Family franchising: what its means to be in business with family members


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Family in business together - Franchising

When it comes to franchising you’ll find that blood is indeed thicker than water. The franchising world is full of husband and wife teams, with the children often getting involved in the business themselves. You’ll also see that many established franchisors built their success with significant family involvement.

Why are family-owned franchises so successful? The family support (during and after work) together with the franchisor’s proven methods are a winning combination. It’s for this reason that many franchisors have a preference for selecting family teams.

But like any family-owned business, working with family in a franchise operation is not without its perils! In this edition of the newsletter we navigate the pros and cons of family franchising.

When business is personal

No family is the same and these pros and cons will apply differently according to the unique set of family dynamics. While you may love your partner, you may not want to spend all your daylight hours with the same person. Likewise, make sure that you’ve resolved any longstanding issues if you want to go into business with your parents, children or other family members. Success or failure changes family – make sure that you’re equipped to handle both.

Pros and Cons of franchising with family thumbs up and downPros and cons

There are many pros to having a family-owned business:

  • Removes much of the loneliness of being an entrepreneur.
  • Real support and understanding from family members involved.
  • A deeper awareness of colleagues’ weaknesses and strengths.
  • The chance to build a family asset that can be inherited.
  • Secure employment opportunities for family members.
  • A high level of trust.
  • Great real-life business lessons for children.
  • May be easier to expand to a second operation.
  • A united force in the face of adversity.
  • A warm family culture may spill over to other employees.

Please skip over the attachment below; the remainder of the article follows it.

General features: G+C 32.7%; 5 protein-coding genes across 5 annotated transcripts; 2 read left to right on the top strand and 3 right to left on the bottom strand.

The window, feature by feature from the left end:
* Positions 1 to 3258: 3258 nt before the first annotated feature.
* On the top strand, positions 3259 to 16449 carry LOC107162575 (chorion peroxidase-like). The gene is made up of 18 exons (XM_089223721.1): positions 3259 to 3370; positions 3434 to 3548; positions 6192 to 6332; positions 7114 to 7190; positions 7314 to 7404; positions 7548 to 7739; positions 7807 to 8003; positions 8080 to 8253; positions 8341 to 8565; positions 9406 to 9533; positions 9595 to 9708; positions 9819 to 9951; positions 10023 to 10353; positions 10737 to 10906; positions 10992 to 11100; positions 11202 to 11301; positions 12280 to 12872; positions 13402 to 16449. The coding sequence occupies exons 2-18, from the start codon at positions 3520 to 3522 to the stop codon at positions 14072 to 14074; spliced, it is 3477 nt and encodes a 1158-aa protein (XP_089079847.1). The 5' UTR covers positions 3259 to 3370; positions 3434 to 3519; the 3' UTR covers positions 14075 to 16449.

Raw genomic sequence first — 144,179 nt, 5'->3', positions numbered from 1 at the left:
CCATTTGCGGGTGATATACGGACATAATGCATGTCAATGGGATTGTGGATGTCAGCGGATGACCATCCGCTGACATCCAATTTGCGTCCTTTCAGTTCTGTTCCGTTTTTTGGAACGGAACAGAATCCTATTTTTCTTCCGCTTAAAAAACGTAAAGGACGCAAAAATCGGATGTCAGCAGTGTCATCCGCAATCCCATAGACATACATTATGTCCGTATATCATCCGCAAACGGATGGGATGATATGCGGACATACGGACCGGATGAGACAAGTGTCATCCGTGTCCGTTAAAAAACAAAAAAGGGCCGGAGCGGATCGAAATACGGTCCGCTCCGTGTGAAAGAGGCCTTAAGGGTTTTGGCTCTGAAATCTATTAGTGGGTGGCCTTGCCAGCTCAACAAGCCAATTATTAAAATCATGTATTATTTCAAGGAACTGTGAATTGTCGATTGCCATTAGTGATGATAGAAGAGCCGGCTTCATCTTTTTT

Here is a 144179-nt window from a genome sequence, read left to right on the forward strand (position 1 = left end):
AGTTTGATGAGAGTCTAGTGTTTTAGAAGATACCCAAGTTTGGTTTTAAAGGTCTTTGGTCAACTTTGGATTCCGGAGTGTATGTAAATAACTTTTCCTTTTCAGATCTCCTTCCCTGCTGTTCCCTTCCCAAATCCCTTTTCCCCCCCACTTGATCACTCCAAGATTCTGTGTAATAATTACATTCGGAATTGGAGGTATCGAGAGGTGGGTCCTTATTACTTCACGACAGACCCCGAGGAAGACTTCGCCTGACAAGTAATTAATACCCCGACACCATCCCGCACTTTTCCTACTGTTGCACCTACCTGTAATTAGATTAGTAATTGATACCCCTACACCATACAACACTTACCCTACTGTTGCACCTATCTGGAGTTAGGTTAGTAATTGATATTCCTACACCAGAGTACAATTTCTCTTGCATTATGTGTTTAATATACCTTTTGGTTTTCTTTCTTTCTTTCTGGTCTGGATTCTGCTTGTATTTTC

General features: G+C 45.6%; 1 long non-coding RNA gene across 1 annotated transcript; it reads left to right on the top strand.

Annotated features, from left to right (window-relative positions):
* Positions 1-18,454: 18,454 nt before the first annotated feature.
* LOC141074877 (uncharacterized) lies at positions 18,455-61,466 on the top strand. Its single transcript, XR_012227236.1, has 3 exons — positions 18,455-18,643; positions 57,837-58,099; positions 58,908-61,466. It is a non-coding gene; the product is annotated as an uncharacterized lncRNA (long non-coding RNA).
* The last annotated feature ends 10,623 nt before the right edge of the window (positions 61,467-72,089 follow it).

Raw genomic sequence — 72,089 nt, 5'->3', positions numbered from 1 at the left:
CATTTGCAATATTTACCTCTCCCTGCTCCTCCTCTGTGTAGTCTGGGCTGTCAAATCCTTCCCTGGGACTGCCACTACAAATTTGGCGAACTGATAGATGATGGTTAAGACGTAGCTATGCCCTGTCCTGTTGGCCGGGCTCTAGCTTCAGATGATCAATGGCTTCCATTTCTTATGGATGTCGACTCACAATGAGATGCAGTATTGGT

• Having a built-in holiday staff relieves pressure and helps to handle extra holiday volume.

Then there are the cons:

  • Financial risk is not diversified and business failure will affect the whole family.
  • Tensions in the business can bring up longstanding family issues.
  • Talented non-family members may be side-lined.
  • May create a ‘them’ and ‘us’ scenarios with employees.
  • Problems in the business may hurt important relationships.
  • May be claustrophobic for some family members.
  • Performance-management of family members may be difficult.
  • You may not want to see obvious weaknesses in a spouse, parent or child.
  • Not having the time to ‘shutdown’ and stop thinking about the business.

CautionProceed with optimistic caution

There are many family franchising success stories and some unfortunate failures.

Here are some of the things to consider before jumping into business together:

  1. Can you spend long periods of time with each other without getting irritated?
  2. Do you trust your family member completely?
  3. Do you have similar viewpoints regarding money?
  4. Do you share the same level of enthusiasm for the business?
  5. Are you able to talk about issues without using hurtful comments?
  6. Do you have a similar work ethic?
  7. How do you all react to hard times?
  8. Are there are unresolved issues in the relationship?

Franchising lends itself well to families who want to build a business together. However, all family members must be willing to pull together and each be competent enough for the franchise to be a success.

Start your family business dream today

Many types of franchises are well-suited to family businesses. From food franchises where the long hours can be shared or a retail operation where family members can fill in during the holiday season. Whatever your shared preference, there are countless, great family choices on www.whichfranchise.co.za

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